Note: As a personal, spiritual discipline, reviving my practice in the Lenten season of 2017, I revise the prayers I wrote then for each of the forty days of this Lent; each petition focusing on a theme, a concern weighing on my mind and heart or a care of my soul and spirit.
On sin and absolution (being a meditation on Donne’s words, “Wilt Thou forgive that sin…” and Luke 15.11-24)…
O merciful God, in Your Love, hold not my sin against me, lest I, dwelling now and, worse, dying eternally, in the wrong I have done, forego the wonder of Your Presence.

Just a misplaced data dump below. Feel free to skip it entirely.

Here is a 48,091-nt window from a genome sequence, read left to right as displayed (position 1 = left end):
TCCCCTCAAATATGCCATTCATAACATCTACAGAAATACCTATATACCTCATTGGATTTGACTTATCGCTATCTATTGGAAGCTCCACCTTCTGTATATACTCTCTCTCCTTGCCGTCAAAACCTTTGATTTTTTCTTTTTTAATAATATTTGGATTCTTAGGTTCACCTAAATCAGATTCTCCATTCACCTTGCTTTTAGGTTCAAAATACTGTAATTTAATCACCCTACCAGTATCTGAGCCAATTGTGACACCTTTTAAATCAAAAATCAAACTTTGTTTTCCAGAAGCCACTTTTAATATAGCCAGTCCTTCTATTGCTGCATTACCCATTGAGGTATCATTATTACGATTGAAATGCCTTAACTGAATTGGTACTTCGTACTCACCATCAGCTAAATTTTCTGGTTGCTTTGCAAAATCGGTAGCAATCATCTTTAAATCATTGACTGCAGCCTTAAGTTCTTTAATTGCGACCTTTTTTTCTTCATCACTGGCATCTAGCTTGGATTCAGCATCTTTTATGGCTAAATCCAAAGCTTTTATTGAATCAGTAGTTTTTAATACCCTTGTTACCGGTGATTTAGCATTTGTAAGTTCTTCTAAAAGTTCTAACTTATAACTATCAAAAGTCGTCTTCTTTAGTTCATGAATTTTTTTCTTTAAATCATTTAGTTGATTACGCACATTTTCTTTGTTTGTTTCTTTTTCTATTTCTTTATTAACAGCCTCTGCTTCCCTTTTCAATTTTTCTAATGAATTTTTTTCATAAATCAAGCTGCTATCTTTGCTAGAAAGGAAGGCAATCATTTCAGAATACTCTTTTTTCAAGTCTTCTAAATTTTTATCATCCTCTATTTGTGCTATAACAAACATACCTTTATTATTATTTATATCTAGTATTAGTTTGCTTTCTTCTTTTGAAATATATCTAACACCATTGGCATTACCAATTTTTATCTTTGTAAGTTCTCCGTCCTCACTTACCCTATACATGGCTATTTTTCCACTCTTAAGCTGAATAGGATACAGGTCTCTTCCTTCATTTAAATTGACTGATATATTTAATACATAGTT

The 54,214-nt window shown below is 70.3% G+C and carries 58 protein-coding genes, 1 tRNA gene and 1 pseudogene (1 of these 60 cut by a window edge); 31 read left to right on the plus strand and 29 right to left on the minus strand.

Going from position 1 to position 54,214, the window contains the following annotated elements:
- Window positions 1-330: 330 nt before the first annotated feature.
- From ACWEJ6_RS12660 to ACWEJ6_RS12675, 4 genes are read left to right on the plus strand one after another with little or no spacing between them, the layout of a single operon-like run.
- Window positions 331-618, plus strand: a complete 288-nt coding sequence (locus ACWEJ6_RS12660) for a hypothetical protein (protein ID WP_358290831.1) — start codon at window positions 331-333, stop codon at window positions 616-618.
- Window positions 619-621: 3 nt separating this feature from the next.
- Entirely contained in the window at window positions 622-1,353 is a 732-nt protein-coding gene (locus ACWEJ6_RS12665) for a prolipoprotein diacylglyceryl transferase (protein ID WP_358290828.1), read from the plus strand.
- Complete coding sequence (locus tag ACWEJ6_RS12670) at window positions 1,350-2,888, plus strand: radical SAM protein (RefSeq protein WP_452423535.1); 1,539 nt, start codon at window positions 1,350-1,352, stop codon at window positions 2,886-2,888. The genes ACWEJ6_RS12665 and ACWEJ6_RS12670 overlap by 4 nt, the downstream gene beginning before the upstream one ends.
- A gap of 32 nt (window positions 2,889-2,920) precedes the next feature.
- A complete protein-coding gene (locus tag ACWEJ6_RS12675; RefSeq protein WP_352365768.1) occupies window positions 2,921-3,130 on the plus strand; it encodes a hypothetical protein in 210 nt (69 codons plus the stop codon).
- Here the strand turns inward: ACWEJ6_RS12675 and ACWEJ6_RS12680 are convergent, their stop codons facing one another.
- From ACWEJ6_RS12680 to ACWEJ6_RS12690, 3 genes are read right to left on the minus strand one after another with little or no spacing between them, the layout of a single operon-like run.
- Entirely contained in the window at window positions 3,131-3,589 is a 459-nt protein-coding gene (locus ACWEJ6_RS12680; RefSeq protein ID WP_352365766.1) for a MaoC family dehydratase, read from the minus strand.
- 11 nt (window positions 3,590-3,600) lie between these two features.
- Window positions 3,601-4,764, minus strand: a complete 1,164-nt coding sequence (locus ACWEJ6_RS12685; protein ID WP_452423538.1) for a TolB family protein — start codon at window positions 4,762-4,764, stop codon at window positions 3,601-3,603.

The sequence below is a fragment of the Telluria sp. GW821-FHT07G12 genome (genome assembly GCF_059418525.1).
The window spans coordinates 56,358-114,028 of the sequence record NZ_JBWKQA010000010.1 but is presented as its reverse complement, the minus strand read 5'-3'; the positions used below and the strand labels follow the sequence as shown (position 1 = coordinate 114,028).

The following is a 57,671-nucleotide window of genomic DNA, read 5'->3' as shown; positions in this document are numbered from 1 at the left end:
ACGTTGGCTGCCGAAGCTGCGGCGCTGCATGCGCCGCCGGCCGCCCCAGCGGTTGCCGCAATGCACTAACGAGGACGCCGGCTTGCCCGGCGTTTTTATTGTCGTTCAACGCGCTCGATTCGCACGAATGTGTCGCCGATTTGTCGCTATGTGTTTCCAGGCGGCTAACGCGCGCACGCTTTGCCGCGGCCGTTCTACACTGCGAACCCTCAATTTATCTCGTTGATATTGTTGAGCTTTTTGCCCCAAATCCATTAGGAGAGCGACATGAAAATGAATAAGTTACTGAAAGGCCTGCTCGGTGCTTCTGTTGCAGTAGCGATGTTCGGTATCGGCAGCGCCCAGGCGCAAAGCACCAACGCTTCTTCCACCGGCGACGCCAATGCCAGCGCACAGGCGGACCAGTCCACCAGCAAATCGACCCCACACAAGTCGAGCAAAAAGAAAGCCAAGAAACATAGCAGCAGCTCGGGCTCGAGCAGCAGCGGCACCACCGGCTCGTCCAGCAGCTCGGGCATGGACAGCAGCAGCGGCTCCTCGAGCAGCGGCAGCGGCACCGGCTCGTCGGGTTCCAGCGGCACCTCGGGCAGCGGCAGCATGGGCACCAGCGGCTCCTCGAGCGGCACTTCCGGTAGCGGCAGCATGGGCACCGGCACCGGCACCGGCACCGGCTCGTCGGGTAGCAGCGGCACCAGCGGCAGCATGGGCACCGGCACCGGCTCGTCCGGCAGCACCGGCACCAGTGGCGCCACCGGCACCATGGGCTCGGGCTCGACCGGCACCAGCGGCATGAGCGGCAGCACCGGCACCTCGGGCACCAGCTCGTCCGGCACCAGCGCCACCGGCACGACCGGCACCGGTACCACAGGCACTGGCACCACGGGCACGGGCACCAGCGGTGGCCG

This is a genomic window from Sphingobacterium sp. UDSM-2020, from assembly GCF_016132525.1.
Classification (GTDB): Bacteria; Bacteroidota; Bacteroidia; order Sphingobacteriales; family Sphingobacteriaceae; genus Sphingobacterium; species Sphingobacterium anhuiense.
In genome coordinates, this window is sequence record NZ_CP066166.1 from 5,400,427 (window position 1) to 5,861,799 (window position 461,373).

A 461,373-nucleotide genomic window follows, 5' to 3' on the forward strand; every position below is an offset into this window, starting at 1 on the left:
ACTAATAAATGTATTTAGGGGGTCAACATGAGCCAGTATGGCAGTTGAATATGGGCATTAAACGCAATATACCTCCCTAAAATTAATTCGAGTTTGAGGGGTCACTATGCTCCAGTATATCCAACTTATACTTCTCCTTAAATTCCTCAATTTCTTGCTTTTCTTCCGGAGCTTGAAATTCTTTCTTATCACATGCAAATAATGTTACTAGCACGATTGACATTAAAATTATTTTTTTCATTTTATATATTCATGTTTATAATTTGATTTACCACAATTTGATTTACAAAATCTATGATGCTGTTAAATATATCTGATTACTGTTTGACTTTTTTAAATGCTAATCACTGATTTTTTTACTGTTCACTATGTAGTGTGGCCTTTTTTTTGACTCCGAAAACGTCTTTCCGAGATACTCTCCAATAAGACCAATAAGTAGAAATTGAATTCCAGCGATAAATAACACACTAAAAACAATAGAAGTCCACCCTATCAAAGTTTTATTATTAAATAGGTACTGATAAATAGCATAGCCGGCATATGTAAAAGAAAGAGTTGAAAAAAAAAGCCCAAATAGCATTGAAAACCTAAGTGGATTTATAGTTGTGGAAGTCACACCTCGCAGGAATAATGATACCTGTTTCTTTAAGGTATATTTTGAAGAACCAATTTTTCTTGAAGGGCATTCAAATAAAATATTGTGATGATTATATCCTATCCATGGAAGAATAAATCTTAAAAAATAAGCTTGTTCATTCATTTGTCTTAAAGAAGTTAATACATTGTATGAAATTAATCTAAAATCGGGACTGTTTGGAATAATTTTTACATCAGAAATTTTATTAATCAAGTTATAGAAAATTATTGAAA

Yet, I beseech You, by Your same forbearing Love, hold me against my sin, lest I, for sake of my egoistic ease, forget it; that in my deserved discomfort, I, today and alway, learn only to delight in the unfathomable depth of Your Pardon.
Endnote: The hymn, Wilt Thou forgive that sin, where I begun, is an adaptation of the poem, A Hymn to God the Father (c. 1623), composed by the great English poet and Anglican Church cleric John Donne (1572-1631).
Illustration: Return of the Prodigal Son (detail, father and son) (c. 1669), Rembrandt van Rijn (1606-1669)